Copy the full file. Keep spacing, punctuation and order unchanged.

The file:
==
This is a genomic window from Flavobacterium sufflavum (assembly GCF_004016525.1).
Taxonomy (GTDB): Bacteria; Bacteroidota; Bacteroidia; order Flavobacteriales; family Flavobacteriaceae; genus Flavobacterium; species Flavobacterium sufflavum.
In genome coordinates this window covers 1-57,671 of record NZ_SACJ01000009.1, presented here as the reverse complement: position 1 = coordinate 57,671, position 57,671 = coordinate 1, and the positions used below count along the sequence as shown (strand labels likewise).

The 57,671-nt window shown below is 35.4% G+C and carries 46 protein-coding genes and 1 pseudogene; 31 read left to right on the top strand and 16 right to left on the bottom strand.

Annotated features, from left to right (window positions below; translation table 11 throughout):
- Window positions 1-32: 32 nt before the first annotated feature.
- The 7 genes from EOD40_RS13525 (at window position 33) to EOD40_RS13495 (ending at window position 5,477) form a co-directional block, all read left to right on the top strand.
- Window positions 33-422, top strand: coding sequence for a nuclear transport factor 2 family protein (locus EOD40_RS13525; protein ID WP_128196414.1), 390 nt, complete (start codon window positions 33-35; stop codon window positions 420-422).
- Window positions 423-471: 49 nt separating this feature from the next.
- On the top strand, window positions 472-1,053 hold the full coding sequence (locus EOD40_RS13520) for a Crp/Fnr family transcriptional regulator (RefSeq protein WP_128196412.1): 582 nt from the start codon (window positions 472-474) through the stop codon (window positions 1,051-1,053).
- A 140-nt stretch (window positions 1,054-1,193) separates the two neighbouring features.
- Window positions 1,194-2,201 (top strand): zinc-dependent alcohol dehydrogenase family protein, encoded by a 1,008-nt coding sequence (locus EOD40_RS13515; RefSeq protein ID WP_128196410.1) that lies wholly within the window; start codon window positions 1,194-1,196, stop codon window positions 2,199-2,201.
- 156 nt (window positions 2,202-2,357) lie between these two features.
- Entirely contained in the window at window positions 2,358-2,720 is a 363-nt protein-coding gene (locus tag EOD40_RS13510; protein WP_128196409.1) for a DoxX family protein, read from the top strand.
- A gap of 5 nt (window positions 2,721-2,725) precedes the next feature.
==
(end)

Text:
This is a genomic window from Flavobacterium sufflavum (assembly GCF_004016525.1).
Taxonomy (GTDB): Bacteria; Bacteroidota; Bacteroidia; order Flavobacteriales; family Flavobacteriaceae; genus Flavobacterium; species Flavobacterium sufflavum.
In genome coordinates this window covers 1-57,671 of record NZ_SACJ01000009.1, presented here as the reverse complement: position 1 = coordinate 57,671, position 57,671 = coordinate 1, and the positions used below count along the sequence as shown (strand labels likewise).

The 57,671-nt window shown below is 35.4% G+C and carries 46 protein-coding genes and 1 pseudogene; 31 read left to right on the top strand and 16 right to left on the bottom strand.

Annotated features, from left to right (window positions below; translation table 11 throughout):
- Window positions 1-32: 32 nt before the first annotated feature.
- The 7 genes from EOD40_RS13525 (at window position 33) to EOD40_RS13495 (ending at window position 5,477) form a co-directional block, all read left to right on the top strand.
- Window positions 33-422, top strand: coding sequence for a nuclear transport factor 2 family protein (locus EOD40_RS13525; protein ID WP_128196414.1), 390 nt, complete (start codon window positions 33-35; stop codon window positions 420-422).
- Window positions 423-471: 49 nt separating this feature from the next.
- On the top strand, window positions 472-1,053 hold the full coding sequence (locus EOD40_RS13520) for a Crp/Fnr family transcriptional regulator (RefSeq protein WP_128196412.1): 582 nt from the start codon (window positions 472-474) through the stop codon (window positions 1,051-1,053).
- A 140-nt stretch (window positions 1,054-1,193) separates the two neighbouring features.
- Window positions 1,194-2,201 (top strand): zinc-dependent alcohol dehydrogenase family protein, encoded by a 1,008-nt coding sequence (locus EOD40_RS13515; RefSeq protein ID WP_128196410.1) that lies wholly within the window; start codon window positions 1,194-1,196, stop codon window positions 2,199-2,201.
- 156 nt (window positions 2,202-2,357) lie between these two features.
- Entirely contained in the window at window positions 2,358-2,720 is a 363-nt protein-coding gene (locus tag EOD40_RS13510; protein WP_128196409.1) for a DoxX family protein, read from the top strand.
- A gap of 5 nt (window positions 2,721-2,725) precedes the next feature.